The FDA has granted a priority review designation to a supplemental new drug application for cabozantinib for the treatment of patients with differentiated thyroid cancer who have progressed after previous therapy and who are radioactive iodine refractory.
The FDA has granted a priority review designation to a supplemental new drug application (sNDA) for cabozantinib (Cabometyx) for use in the treatment of patients aged 12 years and older with differentiated thyroid cancer who have progressed after previous therapy and who are radioactive iodine refractory.1
The application is supported by data from the phase 3 COSMIC-311 trial (NCT03690388), in which cabozantinib was found to result in a 78% reduction in the risk of disease progression or death vs placebo in previously treated, radioactive iodine–refractory differentiated thyroid cancer, meeting one of the primary end points of the trial.2 The median progression-free survival (PFS) with cabozantinib had not yet been reached (95% CI, 5.7–not evaluable [NE]) vs 1.9 months (95% CI, 1.8-3.6) with placebo (HR, 0.22; 95% CI, 0.13-0.36; P < .0001).
Additionally, cabozantinib elicited an objective response rate (ORR) of 15% (95% CI, 2.8%-29.3%) vs 0% (95% CI, 0%-14.8%) with placebo (P = .028). However, the primary end point of ORR was not met (critical P value of .01).
The regulatory agency is expected to reach a decision on the sNDA by December 4, 2021, under the Prescription Drug User Fee Act.
“The FDA’s acceptance of our sNDA with priority review is an important step toward our goal of bringing [cabozantinib] to patients with previously treated radioactive iodine–refractory differentiated thyroid cancer,” Michael M. Morrissey, PhD, president and chief executive officer of Exelixis, stated in a press release. “Considering the lack of a standard of care in the treatment of this cancer following anti-VEGFR therapy, the PFS benefit demonstrated in the phase 3 COSMIC-311 pivotal trial means [cabozantinib], if approved, could become an important new treatment for these patients.”
The double-blind phase 3 trial enrolled 300 patients with locally advanced or metastatic differentiated thyroid cancer who were radioactive iodine refractory or ineligible, and who experienced radiographic progression during or after treatment with up to 2 previous VEGFR multikinase inhibitors which must have included lenvatinib (Lenvima) or sorafenib (Nexavar).
Patients also needed to be at least 16 years of age, have an ECOG performance status of 0 or 1, and a serum thyroid stimulating hormone of less than 0.5 mIU/L.
Study participants were randomized 2:1 to receive either cabozantinib at a once-daily dose of 60 mg (n = 125) or placebo (n = 62). Stratification factors included previous receipt of lenvatinib (yes vs no) and age (≤65 years vs >65 years). Notably, crossover was permitted at the time of blinded independent review committee (BIRC)–confirmed progression per RECIST v1.1 criteria.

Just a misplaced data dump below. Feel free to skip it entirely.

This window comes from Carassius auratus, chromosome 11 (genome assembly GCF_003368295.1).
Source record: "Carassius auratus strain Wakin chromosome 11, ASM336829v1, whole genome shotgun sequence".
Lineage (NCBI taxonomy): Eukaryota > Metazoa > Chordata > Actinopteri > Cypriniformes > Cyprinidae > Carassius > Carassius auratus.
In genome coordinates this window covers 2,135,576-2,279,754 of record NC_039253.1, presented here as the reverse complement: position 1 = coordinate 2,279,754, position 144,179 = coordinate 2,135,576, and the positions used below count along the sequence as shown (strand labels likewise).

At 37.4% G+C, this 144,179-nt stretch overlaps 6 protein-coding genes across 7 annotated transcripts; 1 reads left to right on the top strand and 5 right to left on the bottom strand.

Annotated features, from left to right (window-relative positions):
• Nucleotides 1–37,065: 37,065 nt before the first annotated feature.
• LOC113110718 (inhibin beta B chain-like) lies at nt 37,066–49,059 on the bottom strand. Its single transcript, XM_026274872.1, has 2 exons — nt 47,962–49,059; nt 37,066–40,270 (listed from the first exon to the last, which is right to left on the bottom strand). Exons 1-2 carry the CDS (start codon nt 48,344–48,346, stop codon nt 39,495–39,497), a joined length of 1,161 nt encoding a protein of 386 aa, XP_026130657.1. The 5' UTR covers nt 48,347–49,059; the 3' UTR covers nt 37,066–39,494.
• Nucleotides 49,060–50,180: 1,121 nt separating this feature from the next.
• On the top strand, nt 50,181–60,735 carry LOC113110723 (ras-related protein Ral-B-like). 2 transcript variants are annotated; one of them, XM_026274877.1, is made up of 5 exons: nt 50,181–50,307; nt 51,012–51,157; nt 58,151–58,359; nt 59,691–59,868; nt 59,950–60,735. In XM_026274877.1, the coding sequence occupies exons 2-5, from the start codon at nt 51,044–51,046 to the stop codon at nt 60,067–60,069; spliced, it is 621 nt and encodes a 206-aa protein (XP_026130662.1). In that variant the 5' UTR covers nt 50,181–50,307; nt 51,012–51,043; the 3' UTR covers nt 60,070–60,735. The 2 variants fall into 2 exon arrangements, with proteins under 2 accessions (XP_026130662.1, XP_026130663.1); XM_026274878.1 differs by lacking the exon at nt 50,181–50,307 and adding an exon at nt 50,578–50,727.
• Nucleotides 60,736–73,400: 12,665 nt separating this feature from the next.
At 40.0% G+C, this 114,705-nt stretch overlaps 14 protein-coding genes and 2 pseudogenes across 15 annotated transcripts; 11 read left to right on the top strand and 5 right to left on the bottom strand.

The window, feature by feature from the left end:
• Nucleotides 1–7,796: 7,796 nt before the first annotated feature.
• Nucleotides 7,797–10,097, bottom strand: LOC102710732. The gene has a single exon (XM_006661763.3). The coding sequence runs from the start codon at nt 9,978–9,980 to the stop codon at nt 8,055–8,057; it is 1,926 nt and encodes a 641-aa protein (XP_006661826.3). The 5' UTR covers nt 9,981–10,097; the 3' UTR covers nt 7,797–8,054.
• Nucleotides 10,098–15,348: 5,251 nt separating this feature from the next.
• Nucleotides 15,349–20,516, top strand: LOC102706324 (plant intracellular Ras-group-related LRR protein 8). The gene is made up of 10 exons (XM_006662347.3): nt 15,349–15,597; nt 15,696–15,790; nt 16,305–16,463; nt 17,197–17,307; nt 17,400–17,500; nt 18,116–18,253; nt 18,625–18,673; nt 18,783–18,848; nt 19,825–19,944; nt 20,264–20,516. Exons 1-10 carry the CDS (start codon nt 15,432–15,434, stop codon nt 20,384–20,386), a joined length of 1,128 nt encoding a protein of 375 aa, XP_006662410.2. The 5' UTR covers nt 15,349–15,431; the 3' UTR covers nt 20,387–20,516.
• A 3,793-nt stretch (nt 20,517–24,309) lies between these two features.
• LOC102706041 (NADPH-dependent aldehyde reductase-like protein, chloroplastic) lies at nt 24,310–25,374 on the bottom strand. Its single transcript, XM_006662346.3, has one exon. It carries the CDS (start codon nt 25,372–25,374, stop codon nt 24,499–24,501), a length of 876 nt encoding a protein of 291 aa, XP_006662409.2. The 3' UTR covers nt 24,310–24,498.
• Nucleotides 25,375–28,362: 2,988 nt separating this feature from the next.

The co-primary end points of the trial were PFS and ORR in the intent-to-treat population per RECIST v1.1 criteria and BIRC assessment. Other end points of interest included overall survival (OS) and safety.
The median age of study participants across the arms was 65.5 years, 54.5% were female, 69% were White, 52% were from Europe, 47.5% had an ECOG performance status of 0, and 55% had papillary disease. Moreover, 37% of patients previously received sorafenib but not lenvatinib, 40% had prior lenvatinib but not sorafenib, and 23% had previously received both agents. The majority, or 75%, of patients had received 1 prior VEGFR multikinase inhibitor. Additionally, 44.5% of patients had metastatic lesions in the bone, 16% had them in the liver, 74.5% had them in the lung, and 86.5% had then in another area of the body.
Notably, the PFS benefit observed with cabozantinib over placebo was observed across all prespecified subgroups, which included age, number of prior VEGFR TKIs received, and prior sorafenib, lenvatinib, or both.
Additional data from the trial presented during the 2021 ASCO Annual Meeting demonstrated that the disease control rate achieved with cabozantinib was 60% vs 27% with placebo. Moreover, the duration of response had not been reached (95% CI, 4.1–NE) in the investigative arm.
The median OS had not yet been reached in either arm (HR, 0.54; 95% CI, 0.27-1.11). At 6 months of minimum follow-up, cabozantinib reduced target lesions by 76% vs 29% with placebo.
Regarding safety in the investigative (n = 125) and control (n = 62) arms, adverse effects (AEs) proved to be consistent with the known safety profile of cabozantinib and were managed with supportive care, as well as dose holds and modifications.
Seventy-eight percent of patients who received cabozantinib required dose modifications because of toxicities vs 27% of those who were given placebo; 72% vs 27%, respectively, had doses held because of AEs, and 57% vs 5%, respectively, required dose reductions.
Any-grade AEs were experienced by 94% of those in the cabozantinib arm vs 84% of those in the placebo arm; these toxicities were grade 3 in 51% and 23% of patients, respectively, and grade 4 in 6% and 3%, respectively.
The most frequently experienced AEs in the investigative and control arms, respectively, included diarrhea (any-grade, 51% vs 3%; grade 3, 7% vs 0%), hand–foot skin reaction (any-grade, 46% vs 0%; grade 3, 10% vs 0%), hypertension (any-grade, 28% vs 5%; grade 3, 8% vs 3%; grade 4, 1% vs 0%), fatigue (any-grade, 27% vs 8%; grade 3, 8% vs 0%), and increased alanine transaminase (any-grade, 24% vs 2%; grade 3, 1% vs 0%), among others.
Five percent of patients on the cabozantinib arm discontinued treatment because of AEs vs none the placebo arm.